I'm pleased August is over; it was too hot and too dry (unbelievably for the UK) and September is always so wonderfully lush - the penultimate hurrah of the season. Without a tap in the veg garden here, the plants have had to struggle without water while we had nearly a month of no rain. My water butts ran dry in the first week; after that, the plants were on their own apart from a few daily cans of water going onto the tomatoes and asparagus beds. A friend on the top floor used to lower a hosepipe connected to the water supply in her flat. Since having new taps, the connector doesn't fit so I've been carrying water from my bathroom, two blocks and four flights of stairs away.
Shallow-rooted raspberry canes have really struggled with the lack of water and it shows in their leaves. Even the courgettes stopped fruiting and any courgettes that had formed simply yellowed on the plant. (They have slightly perked up since the rains came. The plants, that is, not the yellowing courgettes.) Not quite the bountiful harvest that I'd hoped for. I am thankful not to have to deal with gluts of beans and courgettes but a few more would have been nice - especially since the courgette chutney I made turned out to be delicious. I've a feeling those jars won't last long enough.
Just when I was completely despairing at the lack of water and I'd been out to buy a fourth hosepipe so that I could connect them up to reach the nearest tap (over 200 metres away), the wind picked up, the skies turned grey and it practically didn't stop raining for the last week of the month! Buckets left out to catch any rainfall filled overnight (or within an afternoon's rainfall). I got caught out in a sudden shower a couple of weeks back and even my waterproof was soaked within minutes and my shoes waterlogged as the drains were unable to cope with the downpour causing huge lakes to form on the roads. At least the garden was finally getting watered and seeds sowed between showers popped up within 48 hours!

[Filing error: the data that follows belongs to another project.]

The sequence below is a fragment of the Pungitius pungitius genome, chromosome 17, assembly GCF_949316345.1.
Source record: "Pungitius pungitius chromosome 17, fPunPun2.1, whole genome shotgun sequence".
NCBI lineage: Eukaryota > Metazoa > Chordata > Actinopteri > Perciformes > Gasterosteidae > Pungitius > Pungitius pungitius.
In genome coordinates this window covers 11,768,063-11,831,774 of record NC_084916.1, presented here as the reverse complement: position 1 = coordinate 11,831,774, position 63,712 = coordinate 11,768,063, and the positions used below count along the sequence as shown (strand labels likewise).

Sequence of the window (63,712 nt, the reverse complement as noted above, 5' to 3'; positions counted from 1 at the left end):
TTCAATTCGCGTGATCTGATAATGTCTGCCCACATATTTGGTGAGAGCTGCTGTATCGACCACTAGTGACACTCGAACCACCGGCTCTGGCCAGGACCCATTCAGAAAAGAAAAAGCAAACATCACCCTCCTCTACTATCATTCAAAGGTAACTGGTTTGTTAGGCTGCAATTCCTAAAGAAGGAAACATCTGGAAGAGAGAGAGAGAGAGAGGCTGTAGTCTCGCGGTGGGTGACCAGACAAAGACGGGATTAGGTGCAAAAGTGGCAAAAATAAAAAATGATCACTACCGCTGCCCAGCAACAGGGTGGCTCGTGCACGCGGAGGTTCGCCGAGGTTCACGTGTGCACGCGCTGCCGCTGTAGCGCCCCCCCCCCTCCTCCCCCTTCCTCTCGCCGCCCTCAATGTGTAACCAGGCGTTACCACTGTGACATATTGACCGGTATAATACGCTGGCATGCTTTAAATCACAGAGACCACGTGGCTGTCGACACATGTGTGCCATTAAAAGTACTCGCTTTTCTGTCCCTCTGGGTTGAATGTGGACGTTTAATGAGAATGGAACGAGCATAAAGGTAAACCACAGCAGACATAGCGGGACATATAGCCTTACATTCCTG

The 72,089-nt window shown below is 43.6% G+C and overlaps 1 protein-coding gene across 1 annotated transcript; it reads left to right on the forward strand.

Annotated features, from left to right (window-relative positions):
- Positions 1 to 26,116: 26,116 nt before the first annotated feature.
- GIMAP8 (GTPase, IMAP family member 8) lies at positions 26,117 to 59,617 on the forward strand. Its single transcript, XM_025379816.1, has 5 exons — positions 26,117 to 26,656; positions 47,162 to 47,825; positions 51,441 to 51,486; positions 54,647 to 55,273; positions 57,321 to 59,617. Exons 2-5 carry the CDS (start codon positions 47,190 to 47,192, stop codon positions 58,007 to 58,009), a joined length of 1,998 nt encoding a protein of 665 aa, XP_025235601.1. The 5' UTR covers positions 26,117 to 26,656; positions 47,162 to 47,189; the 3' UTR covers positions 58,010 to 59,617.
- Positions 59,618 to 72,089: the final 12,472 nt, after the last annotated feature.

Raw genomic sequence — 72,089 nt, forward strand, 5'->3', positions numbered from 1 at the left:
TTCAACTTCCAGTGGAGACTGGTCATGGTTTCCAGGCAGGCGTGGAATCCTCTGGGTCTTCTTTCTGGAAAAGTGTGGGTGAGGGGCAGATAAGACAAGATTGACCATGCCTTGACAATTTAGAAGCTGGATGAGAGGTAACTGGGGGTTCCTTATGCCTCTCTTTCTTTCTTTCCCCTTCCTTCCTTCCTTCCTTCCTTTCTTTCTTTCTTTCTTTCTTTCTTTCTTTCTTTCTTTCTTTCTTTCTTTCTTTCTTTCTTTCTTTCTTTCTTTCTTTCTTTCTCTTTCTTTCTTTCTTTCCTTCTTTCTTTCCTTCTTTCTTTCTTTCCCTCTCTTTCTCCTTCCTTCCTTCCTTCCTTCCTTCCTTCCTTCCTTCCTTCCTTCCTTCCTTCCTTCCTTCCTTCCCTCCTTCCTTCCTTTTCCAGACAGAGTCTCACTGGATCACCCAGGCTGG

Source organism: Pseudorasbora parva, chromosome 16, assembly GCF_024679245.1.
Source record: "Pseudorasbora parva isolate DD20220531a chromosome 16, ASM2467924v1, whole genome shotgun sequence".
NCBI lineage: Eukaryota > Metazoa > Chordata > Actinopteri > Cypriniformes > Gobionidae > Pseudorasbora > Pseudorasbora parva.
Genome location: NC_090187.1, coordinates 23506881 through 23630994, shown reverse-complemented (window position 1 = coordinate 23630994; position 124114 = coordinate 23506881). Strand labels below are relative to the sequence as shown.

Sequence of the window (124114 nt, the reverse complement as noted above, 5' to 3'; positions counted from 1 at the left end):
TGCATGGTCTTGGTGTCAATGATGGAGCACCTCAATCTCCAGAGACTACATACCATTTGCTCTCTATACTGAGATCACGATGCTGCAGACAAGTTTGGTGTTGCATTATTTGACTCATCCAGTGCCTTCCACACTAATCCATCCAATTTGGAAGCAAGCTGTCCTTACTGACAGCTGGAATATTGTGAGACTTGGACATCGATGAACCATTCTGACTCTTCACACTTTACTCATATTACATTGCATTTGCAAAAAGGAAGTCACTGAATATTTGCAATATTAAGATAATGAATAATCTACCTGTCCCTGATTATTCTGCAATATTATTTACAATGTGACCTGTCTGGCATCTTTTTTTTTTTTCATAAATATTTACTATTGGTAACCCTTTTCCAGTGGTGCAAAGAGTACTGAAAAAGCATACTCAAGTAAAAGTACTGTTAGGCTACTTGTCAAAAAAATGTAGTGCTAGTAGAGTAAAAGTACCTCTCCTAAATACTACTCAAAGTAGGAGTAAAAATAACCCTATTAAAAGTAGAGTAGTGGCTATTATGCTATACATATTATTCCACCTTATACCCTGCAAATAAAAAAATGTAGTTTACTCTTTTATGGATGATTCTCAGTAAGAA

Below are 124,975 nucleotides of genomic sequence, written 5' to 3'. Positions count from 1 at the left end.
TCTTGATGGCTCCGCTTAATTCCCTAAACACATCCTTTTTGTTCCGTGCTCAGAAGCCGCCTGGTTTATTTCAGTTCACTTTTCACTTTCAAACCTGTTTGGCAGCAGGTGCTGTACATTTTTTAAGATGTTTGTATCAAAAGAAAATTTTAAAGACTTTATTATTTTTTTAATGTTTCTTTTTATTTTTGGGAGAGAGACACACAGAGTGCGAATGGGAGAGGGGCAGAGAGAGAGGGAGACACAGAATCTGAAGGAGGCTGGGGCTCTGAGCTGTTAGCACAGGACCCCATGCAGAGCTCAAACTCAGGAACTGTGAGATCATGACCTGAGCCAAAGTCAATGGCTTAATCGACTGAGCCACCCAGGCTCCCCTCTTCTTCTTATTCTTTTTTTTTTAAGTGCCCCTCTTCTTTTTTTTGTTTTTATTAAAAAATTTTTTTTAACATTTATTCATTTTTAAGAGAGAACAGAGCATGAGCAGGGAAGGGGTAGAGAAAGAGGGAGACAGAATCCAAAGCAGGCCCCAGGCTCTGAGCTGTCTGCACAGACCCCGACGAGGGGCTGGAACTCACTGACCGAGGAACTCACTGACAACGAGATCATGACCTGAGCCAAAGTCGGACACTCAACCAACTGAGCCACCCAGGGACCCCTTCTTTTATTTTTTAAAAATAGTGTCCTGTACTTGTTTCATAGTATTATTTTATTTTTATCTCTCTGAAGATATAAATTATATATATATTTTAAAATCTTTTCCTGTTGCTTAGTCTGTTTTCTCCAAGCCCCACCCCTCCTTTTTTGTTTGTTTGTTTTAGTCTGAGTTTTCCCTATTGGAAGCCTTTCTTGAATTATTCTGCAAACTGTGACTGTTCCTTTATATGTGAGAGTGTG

|Curly parsley and feverfew in the herb bed.|
UK weather is notoriously variable but this past month has gone from the sublime to the ridiculous with very little inbetween. At one point, I set out in sunshine and was being rained on by the time I reached the end of the road; as I turned around for home, hailstones of ice pounded down on me and I returned home as thunder and lightning rumbled across the skies. Just a normal British day? For a while, yes.
So how are things in the garden? Truthfully, only rosy-ish. It all looks very lush and green but there's very little to eat apart from masses of herbs and a handful of fruit. The greenery is supplied by giant rhubarb and courgette leaves, nasturtiums and herbs.
I've taken off all the lower leaves of the tomato plants so that the fruit can ripen. My mistake was to grow them grouped together in the asparagus bed. I'd read that toms and asparagus are ideal companion plants so thought it worth a try. In hindsight, I feel tomatoes are better grown in a row, spaced well apart where they see the sun. I'll still have a few tomatoes when they ripen but certainly haven't had plants dripping with trusses. Possibly the water thing again and I've lost a few branches to the strong winds we (also) had in August. The Indigo Rose black tomato, which I know many other bloggers have been growing, seems to have very late ripening fruit; heavy rains have split quite a few and the remaining trusses are only just turning now, at the beginning of September. I'll leave these as long as possible to see what flavour develops. Let's give them a fair trial.